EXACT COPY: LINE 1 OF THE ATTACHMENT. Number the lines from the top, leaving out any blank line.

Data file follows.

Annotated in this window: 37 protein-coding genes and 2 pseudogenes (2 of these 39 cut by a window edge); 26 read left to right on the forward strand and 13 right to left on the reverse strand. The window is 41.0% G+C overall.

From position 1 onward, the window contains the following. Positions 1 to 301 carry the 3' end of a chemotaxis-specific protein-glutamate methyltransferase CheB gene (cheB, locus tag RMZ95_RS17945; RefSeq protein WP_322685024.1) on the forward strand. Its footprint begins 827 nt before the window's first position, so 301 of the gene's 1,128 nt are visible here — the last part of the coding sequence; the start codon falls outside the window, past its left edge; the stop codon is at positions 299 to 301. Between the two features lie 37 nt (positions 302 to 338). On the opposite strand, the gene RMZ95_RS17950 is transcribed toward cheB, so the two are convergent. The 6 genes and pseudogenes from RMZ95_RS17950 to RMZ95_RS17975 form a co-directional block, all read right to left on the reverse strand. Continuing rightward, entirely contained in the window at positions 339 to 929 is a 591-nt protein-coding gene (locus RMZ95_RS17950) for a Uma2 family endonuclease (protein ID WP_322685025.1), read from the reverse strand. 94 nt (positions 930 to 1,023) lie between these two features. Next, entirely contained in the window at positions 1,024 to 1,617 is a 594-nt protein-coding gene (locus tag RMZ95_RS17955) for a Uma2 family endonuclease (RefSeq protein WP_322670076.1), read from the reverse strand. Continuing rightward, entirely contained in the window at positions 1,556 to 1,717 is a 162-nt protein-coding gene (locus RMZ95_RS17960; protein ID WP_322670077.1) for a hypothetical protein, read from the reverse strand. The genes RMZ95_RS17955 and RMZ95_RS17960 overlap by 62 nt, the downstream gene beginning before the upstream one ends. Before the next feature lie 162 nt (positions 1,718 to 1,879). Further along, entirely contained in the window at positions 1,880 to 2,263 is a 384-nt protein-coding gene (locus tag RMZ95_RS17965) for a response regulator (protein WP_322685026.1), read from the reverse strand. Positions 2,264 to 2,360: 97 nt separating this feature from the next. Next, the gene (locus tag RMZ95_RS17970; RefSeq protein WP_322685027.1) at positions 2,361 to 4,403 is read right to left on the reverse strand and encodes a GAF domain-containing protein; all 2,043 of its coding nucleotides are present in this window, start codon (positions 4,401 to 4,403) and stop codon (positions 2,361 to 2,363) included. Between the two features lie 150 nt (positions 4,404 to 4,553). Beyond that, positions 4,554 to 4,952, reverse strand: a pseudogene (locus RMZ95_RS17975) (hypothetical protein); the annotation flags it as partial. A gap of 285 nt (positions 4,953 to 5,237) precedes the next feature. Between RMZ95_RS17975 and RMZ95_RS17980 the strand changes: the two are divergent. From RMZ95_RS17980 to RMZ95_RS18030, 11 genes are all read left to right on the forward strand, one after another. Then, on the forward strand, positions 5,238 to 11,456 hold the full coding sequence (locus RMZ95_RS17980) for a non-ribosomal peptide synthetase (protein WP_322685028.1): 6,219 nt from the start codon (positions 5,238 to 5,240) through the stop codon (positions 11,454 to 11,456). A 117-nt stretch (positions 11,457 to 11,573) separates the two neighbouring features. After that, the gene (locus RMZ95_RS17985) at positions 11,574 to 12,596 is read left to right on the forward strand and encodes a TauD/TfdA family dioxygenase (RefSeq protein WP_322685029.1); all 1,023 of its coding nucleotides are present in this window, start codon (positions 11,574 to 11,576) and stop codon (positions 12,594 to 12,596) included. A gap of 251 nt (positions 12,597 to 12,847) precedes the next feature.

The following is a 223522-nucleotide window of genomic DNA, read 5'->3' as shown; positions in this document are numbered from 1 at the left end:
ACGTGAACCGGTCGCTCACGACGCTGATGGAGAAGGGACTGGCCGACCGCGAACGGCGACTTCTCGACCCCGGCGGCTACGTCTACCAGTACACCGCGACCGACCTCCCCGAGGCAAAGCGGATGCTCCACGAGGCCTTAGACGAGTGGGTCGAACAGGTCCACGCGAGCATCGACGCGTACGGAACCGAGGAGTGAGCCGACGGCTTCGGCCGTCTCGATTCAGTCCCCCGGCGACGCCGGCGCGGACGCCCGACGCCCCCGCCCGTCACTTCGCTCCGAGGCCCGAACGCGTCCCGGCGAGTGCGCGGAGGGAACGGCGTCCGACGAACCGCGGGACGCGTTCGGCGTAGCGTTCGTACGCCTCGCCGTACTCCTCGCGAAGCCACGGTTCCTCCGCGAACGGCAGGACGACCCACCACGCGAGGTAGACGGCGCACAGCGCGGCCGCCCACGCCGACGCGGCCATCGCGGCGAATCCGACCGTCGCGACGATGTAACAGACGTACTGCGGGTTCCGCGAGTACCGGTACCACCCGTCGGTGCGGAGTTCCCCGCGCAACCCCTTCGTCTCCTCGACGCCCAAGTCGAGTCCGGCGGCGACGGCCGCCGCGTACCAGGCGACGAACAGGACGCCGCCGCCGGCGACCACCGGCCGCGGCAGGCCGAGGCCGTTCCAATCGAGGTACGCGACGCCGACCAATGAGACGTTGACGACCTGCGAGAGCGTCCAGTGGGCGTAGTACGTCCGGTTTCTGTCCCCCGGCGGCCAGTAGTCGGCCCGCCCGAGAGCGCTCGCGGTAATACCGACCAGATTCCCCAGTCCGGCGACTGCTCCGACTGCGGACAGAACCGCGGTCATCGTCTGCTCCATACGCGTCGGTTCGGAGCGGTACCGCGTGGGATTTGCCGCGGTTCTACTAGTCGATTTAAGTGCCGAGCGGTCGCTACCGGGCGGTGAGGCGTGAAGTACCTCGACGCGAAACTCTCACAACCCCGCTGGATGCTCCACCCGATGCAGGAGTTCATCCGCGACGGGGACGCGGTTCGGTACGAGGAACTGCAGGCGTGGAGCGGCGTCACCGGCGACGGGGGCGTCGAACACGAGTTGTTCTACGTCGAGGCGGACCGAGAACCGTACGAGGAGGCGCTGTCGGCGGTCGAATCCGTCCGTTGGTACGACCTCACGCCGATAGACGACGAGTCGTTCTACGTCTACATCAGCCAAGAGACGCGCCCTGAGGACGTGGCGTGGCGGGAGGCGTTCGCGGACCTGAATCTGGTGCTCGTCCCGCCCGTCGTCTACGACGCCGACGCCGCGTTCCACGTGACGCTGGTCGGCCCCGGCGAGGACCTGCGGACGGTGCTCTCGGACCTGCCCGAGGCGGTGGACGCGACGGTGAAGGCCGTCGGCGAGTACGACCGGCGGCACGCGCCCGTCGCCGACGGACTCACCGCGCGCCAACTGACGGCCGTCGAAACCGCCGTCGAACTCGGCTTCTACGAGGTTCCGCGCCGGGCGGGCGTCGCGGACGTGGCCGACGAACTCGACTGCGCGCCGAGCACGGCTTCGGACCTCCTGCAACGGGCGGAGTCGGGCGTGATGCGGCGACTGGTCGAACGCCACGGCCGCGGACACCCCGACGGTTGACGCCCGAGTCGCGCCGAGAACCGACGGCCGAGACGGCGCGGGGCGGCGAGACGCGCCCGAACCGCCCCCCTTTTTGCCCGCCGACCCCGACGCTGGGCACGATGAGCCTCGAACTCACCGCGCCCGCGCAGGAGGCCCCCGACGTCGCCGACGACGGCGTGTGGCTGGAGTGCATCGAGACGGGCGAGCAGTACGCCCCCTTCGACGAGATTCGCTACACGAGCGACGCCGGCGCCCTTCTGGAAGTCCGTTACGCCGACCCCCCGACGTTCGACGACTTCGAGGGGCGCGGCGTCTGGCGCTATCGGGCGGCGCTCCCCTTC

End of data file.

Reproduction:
Annotated in this window: 37 protein-coding genes and 2 pseudogenes (2 of these 39 cut by a window edge); 26 read left to right on the forward strand and 13 right to left on the reverse strand. The window is 41.0% G+C overall.